Active laaqudan breeding areas are closed to the public by federal regulation. There is still occasional human presence through legally permitted or exempt activities such as scientific research, wildlife viewing, and Alaska Native subsistence use. These groups take measures to reduce the effect of their presence on laaqudan. However, it is important to continually assess and improve our understanding of any potential impacts.
Nursing females are studied because fleeing from disturbance could reduce their ability to feed and care for their pups. After tagging, Hanna analyzes the VHF data to analyze the movements of tagged animals within breeding areas. She also coordinates with researchers, tour groups, and subsistence users. They voluntarily enter information on their time spent in the breeding areas, using the Tribe’s Indigenous Sentinels Network mobile app. Comparing these data allows Hanna to identify instances when human presence matches up with tagged laaqudan fleeing from the beach, indicating possible disturbance events. Hanna also plans to examine potential disturbance to laaqudan by significant weather events, such as Typhoon Merbok, which led to a federal disaster declaration in 2022.
Hanna’s research will be invaluable for informing future management and conservation decisions by both the Tribe and NOAA Fisheries. She also inspires her colleagues with her passion, knowledge, and worldview.
Hanna’s colleague Chelsea Kovalcsik describes her as “a brilliant scientist who teaches me so many things every single day. She has an Indigenous perspective, always incorporating Indigenous Knowledge and different ways of knowing, while bringing her western educational background into the mix. She is a modern day Indigenous scientist and navigates those two worlds seamlessly. Every day I watch her bring both backgrounds together to solve a problem and I am constantly in awe of her dedication to herself and her roots, and her "formal" training. She is an incredible scientist and I look forward to continuing to work alongside her, learn from, and grow with her."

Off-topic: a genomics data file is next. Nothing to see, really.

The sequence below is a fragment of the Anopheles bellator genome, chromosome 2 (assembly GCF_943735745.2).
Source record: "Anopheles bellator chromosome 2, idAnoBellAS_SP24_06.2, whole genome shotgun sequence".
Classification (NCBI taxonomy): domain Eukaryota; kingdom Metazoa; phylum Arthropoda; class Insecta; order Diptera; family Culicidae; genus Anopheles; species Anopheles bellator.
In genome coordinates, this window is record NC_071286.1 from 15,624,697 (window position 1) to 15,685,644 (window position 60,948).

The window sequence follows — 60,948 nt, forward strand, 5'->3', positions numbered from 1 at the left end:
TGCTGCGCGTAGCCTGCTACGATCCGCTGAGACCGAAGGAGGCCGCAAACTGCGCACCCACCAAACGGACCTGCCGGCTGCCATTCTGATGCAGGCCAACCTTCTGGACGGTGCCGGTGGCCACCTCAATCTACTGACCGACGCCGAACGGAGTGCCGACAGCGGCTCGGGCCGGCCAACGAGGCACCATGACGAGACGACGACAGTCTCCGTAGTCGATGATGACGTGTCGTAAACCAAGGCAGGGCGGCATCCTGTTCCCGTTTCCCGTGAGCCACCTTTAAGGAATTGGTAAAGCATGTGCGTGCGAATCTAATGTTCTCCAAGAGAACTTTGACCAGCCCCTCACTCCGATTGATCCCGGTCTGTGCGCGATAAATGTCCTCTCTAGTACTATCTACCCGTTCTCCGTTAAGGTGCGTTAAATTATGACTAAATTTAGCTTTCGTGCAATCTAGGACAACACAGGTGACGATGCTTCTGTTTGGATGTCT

Today we would like to highlight the contributions of these four Indigenous scientists. Below, ECO team members share their own stories about growing up and how their work in environmental science is grounded in their local and Traditional Knowledge.
Meet Aaron Lestenkof, St. Paul Island Sentinel
My name is Aaron Lestenkof. I am Unangan from the Pribilofs and have lived on St. Paul Island my entire life. Growing up here I have always been interested in the wildlife we have, especially the fur seals that make St. Paul their home every summer. That led me to my first job with the ECO in the early 2000s working with a team dedicated to finding entangled fur seals and disentangling them.
After spending several years as a commercial fisherman, I started working for the Aleut Community of St. Paul Island Tribal Government as Island Sentinel in 2015. Island Sentinel remains my main role. Some of my duties are monitoring our shorelines for stranded marine mammals, working closely with our subsistence hunters to keep an ongoing record of Steller sea lion and northern fur seal subsistence harvests, northern fur seal disentanglement, marine debris cleanup, and invasive rat prevention, just to name a few.
To this day it is still such a rewarding feeling to free a fur seal from any type of marine debris.
Meet Dallas Roberts, St. Paul Island Sentinel